It was the 7th of September, just another day, when David Ramirez played London for a second time in 2018. But for the Austin-born, the gig at the Borderline surely felt like an unbeatable chance to pay tribute and honour those who suffered the event that changed everyone’s life in recent History: 9/11.
The singer – who has dual American and Mexican heritage – chose ‘Twins’ to open the last UK show of his European tour, asking the audience where were they when “we lost the twins”, and mimicking the start of his latest album ‘We’re not going anywhere’ (Thirty Tigers, 2017).
The subsequent cheering of a crowded venue went even louder when keyboard player Matthew Wright launched the synthy arpeggio announcing the start of ‘Watching from a Distance’. This is one of the best tracks of Ramirez’s fourth studio album, for which he brought onboard producer Sam Kassirer.
Wearing a black shirt but no cap or denim jacket this time – unlike he’s been seen doing in his latest shows – Ramirez played acoustic guitar for the first tracks of his show, whilst lead guitarist Simon Page alternated electric and pedal steel.
After overcoming some power troubles with his silver glitter electric Epiphone, the place went completely silent to enjoy the emotional ‘Time’, another highlight of the show. The soft start of the song let Ramirez’s voice conquer the place until Adam Nurre’s hard drums and Morgan Thompson’s bass woke everyone up from daydreaming, lifting the tune to its big finale.
Tunes from its latest album where intercalated with songs from his previous record ‘Fables’ (Thirty Tigers, 2015), such as ‘How Do You Get ‘Em Back” or ‘Harder to Lie’. ‘Communion’ gifted the crowd with a bit of a classical harmonica sound, bringing a bit of Texas right to the centre of the UK’s capital.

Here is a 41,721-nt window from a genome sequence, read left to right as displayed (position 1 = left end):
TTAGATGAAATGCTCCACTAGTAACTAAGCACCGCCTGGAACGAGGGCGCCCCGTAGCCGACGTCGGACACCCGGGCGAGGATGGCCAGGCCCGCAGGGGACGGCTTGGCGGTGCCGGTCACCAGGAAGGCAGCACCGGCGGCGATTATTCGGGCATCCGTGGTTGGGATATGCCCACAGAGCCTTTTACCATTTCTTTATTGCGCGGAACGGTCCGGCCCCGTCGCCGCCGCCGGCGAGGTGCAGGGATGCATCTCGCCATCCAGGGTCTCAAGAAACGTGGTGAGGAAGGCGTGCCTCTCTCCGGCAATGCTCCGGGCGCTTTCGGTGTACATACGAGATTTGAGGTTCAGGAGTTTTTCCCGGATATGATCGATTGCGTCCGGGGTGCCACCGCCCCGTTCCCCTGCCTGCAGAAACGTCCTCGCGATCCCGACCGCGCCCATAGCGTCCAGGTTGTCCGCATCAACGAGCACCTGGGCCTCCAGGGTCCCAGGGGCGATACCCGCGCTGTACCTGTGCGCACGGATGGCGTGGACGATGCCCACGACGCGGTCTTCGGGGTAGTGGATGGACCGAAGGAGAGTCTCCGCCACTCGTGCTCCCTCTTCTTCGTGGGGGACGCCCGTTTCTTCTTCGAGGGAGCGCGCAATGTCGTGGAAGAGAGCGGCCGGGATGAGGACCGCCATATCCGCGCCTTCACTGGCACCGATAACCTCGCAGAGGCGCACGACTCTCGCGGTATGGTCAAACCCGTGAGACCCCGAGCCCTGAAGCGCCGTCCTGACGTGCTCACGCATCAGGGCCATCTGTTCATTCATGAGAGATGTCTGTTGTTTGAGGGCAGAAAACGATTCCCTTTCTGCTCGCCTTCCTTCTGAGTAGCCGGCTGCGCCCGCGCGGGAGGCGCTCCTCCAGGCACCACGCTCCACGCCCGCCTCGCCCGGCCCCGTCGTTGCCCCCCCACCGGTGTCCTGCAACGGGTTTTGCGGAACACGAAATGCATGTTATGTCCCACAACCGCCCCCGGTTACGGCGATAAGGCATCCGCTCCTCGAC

Before Ramirez came onstage, Matthew Logan Vasquez took the support act slot. The singer of San Diego-based band Delta Spirit played songs from his second solo record ‘Does What He Wants’, warming-up before a long US and European tour later this year.
As the show was coming to an end, Ramirez called the venue’s attention to announce the next song, ‘Eliza Jane’, by telling the story behind the track. The tune, dedicated to the singer’s great-grandmother describes how she and her brothers left Oklahoma during the Great Depression, heading to Oregon, where she played piano in a country band.
“I wish I’d known her, cause there’s not other musician in my family. And when I look for the reason why I do this, I wish I had her to ask and learn about what drove her,” Ramirez said before joining Wright in a stripped down version of the track.
An early curfew seemed to rush the end of the show, with Ramirez literally looking at his watch onstage while announcing the last one of the night: ‘I’m Not Going Anywhere’, the track that closes his latest album.
“This is a middle finger to death,” said Ramirez. “May you live a life that is so bold and wild that it exists after you leave this world,” the singer wished to everyone before downing his whisky and immerse himself in a heartfelt fight against everyone’s ghosts.
Words by: Daniel Ruiz
- Sir Elton John Suffers Injury And Is In ‘Considerable Pain’ - September 17, 2021
- Metallica Will Headline Germany’s First Download Festival - September 16, 2021
- Britains Senior Figures Are Not Happy With Minaj - September 15, 2021